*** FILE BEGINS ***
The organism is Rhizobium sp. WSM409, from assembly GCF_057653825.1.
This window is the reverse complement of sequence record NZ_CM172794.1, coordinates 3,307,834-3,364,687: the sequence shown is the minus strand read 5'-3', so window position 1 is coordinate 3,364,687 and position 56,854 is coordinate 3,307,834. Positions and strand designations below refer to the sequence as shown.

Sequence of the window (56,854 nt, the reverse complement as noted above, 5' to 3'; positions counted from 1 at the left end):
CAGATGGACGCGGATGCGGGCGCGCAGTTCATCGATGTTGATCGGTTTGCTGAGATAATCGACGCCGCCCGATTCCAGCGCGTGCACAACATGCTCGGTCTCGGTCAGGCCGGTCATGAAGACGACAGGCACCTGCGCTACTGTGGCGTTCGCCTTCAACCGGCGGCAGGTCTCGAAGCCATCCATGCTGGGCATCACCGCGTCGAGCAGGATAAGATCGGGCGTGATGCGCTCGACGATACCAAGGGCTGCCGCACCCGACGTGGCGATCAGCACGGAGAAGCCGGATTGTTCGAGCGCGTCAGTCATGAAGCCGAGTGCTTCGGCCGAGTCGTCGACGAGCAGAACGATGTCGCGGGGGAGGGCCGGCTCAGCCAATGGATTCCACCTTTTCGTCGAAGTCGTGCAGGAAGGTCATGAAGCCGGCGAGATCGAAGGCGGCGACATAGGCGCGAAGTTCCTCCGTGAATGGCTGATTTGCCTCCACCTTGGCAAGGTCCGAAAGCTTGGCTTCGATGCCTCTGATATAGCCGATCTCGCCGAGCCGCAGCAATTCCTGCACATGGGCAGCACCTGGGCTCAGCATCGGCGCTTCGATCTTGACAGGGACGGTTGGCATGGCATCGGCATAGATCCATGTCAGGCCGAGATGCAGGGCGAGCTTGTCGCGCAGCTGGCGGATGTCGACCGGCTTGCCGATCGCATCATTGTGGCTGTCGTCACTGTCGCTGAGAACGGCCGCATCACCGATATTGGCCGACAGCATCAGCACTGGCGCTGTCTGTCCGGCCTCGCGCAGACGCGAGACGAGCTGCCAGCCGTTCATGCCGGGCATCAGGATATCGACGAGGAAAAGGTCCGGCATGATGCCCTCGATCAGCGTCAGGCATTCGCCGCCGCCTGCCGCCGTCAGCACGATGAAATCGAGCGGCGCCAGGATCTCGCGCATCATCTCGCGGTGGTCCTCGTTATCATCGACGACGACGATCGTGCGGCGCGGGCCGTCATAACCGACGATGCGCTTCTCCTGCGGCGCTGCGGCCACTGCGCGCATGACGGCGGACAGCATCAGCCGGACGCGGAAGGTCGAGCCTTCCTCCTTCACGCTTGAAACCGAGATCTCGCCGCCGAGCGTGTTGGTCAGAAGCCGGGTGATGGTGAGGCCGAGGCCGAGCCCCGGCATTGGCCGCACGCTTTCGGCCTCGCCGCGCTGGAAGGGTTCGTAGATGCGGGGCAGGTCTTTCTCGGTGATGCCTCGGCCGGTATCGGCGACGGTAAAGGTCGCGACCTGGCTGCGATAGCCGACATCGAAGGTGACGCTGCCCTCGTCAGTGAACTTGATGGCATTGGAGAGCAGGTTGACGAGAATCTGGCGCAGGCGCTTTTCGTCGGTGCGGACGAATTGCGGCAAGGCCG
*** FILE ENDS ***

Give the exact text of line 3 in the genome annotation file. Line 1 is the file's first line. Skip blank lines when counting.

Sequence of the window (56,854 nt, the reverse complement as noted above, 5' to 3'; positions counted from 1 at the left end):